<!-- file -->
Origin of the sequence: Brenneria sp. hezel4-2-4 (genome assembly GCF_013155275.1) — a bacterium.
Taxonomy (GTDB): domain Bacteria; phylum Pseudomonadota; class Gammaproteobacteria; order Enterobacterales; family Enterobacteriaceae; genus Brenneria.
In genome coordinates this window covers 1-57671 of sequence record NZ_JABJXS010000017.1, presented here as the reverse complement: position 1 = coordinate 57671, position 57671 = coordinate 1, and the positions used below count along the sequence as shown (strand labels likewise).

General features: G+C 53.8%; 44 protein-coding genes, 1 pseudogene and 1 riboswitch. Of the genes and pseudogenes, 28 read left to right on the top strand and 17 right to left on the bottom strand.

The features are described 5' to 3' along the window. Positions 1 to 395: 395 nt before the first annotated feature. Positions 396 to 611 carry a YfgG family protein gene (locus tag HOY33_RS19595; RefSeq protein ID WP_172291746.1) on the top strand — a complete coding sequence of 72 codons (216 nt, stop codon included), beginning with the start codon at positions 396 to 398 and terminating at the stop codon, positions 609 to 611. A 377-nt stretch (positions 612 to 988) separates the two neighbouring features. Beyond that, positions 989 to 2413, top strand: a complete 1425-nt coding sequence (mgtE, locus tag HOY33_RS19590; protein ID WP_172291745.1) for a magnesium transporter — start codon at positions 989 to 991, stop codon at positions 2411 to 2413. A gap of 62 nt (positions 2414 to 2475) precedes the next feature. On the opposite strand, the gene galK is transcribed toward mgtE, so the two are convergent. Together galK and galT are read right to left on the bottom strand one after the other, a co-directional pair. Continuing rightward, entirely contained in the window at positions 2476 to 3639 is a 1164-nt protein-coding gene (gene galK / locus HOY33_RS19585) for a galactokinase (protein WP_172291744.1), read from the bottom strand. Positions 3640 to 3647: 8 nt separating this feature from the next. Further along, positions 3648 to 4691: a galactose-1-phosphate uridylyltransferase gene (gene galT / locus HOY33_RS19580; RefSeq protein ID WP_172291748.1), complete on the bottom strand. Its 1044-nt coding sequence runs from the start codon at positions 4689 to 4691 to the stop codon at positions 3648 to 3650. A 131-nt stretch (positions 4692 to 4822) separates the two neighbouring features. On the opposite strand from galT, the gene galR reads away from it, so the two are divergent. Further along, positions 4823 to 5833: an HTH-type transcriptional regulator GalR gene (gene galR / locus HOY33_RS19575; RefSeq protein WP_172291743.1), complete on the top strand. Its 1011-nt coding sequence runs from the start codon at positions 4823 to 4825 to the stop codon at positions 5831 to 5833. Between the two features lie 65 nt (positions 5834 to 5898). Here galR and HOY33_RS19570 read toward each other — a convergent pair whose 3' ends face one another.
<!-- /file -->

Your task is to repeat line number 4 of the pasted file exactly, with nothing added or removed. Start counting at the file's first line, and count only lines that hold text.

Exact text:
General features: G+C 53.8%; 44 protein-coding genes, 1 pseudogene and 1 riboswitch. Of the genes and pseudogenes, 28 read left to right on the top strand and 17 right to left on the bottom strand.